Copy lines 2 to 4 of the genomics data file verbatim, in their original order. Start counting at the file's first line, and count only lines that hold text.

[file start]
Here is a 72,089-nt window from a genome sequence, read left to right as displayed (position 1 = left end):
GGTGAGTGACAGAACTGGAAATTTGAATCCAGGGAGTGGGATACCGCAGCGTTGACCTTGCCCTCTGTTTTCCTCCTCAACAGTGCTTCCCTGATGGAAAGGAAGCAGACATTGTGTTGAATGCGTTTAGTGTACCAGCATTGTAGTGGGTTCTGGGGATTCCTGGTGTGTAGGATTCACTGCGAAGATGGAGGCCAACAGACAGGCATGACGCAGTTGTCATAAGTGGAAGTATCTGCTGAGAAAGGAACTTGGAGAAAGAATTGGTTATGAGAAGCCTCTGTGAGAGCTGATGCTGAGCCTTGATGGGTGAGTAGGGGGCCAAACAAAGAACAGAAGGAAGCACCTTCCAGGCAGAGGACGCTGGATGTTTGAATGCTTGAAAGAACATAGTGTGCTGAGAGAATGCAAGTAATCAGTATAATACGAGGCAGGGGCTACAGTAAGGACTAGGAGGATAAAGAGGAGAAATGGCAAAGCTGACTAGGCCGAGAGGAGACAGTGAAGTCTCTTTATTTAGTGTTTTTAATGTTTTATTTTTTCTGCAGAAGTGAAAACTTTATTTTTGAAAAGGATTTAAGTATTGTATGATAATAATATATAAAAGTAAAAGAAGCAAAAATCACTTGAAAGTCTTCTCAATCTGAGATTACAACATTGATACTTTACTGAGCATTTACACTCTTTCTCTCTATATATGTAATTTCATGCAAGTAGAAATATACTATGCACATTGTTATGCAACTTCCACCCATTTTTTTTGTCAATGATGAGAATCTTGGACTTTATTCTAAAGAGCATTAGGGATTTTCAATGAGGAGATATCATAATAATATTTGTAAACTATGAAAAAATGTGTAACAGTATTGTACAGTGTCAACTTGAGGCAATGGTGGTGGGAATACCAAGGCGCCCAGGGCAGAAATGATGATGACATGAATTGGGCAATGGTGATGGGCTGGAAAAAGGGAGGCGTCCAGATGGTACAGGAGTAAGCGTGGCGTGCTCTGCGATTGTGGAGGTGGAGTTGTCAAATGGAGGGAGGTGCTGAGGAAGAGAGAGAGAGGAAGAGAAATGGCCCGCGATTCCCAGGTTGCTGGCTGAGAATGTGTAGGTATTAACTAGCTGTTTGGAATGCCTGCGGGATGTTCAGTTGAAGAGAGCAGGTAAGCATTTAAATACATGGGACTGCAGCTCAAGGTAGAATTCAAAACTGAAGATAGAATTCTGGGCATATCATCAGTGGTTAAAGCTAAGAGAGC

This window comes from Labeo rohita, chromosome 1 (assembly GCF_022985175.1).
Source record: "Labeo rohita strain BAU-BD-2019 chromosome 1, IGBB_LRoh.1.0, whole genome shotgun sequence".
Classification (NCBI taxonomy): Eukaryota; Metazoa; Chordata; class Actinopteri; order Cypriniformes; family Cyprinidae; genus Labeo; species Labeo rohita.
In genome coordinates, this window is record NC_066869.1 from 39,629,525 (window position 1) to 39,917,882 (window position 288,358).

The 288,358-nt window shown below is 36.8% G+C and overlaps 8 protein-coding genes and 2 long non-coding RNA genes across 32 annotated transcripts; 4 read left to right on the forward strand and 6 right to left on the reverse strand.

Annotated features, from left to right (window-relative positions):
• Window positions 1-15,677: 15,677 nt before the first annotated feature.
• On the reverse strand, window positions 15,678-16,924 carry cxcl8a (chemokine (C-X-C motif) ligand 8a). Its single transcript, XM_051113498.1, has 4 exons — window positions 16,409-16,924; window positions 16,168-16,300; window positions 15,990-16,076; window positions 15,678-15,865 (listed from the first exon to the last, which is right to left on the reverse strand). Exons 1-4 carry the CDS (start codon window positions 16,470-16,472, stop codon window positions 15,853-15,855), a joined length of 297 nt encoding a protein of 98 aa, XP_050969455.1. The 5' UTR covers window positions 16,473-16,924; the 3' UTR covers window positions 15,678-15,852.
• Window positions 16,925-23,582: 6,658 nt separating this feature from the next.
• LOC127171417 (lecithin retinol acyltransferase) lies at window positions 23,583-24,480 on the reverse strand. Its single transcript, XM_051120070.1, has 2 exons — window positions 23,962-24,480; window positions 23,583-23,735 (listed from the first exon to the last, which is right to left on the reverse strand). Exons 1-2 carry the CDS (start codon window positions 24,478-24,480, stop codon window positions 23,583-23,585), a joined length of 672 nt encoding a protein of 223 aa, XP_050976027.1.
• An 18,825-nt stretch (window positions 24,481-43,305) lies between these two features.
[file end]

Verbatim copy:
GGTGAGTGACAGAACTGGAAATTTGAATCCAGGGAGTGGGATACCGCAGCGTTGACCTTGCCCTCTGTTTTCCTCCTCAACAGTGCTTCCCTGATGGAAAGGAAGCAGACATTGTGTTGAATGCGTTTAGTGTACCAGCATTGTAGTGGGTTCTGGGGATTCCTGGTGTGTAGGATTCACTGCGAAGATGGAGGCCAACAGACAGGCATGACGCAGTTGTCATAAGTGGAAGTATCTGCTGAGAAAGGAACTTGGAGAAAGAATTGGTTATGAGAAGCCTCTGTGAGAGCTGATGCTGAGCCTTGATGGGTGAGTAGGGGGCCAAACAAAGAACAGAAGGAAGCACCTTCCAGGCAGAGGACGCTGGATGTTTGAATGCTTGAAAGAACATAGTGTGCTGAGAGAATGCAAGTAATCAGTATAATACGAGGCAGGGGCTACAGTAAGGACTAGGAGGATAAAGAGGAGAAATGGCAAAGCTGACTAGGCCGAGAGGAGACAGTGAAGTCTCTTTATTTAGTGTTTTTAATGTTTTATTTTTTCTGCAGAAGTGAAAACTTTATTTTTGAAAAGGATTTAAGTATTGTATGATAATAATATATAAAAGTAAAAGAAGCAAAAATCACTTGAAAGTCTTCTCAATCTGAGATTACAACATTGATACTTTACTGAGCATTTACACTCTTTCTCTCTATATATGTAATTTCATGCAAGTAGAAATATACTATGCACATTGTTATGCAACTTCCACCCATTTTTTTTGTCAATGATGAGAATCTTGGACTTTATTCTAAAGAGCATTAGGGATTTTCAATGAGGAGATATCATAATAATATTTGTAAACTATGAAAAAATGTGTAACAGTATTGTACAGTGTCAACTTGAGGCAATGGTGGTGGGAATACCAAGGCGCCCAGGGCAGAAATGATGATGACATGAATTGGGCAATGGTGATGGGCTGGAAAAAGGGAGGCGTCCAGATGGTACAGGAGTAAGCGTGGCGTGCTCTGCGATTGTGGAGGTGGAGTTGTCAAATGGAGGGAGGTGCTGAGGAAGAGAGAGAGAGGAAGAGAAATGGCCCGCGATTCCCAGGTTGCTGGCTGAGAATGTGTAGGTATTAACTAGCTGTTTGGAATGCCTGCGGGATGTTCAGTTGAAGAGAGCAGGTAAGCATTTAAATACATGGGACTGCAGCTCAAGGTAGAATTCAAAACTGAAGATAGAATTCTGGGCATATCATCAGTGGTTAAAGCTAAGAGAGC

This window comes from Labeo rohita, chromosome 1 (assembly GCF_022985175.1).
Source record: "Labeo rohita strain BAU-BD-2019 chromosome 1, IGBB_LRoh.1.0, whole genome shotgun sequence".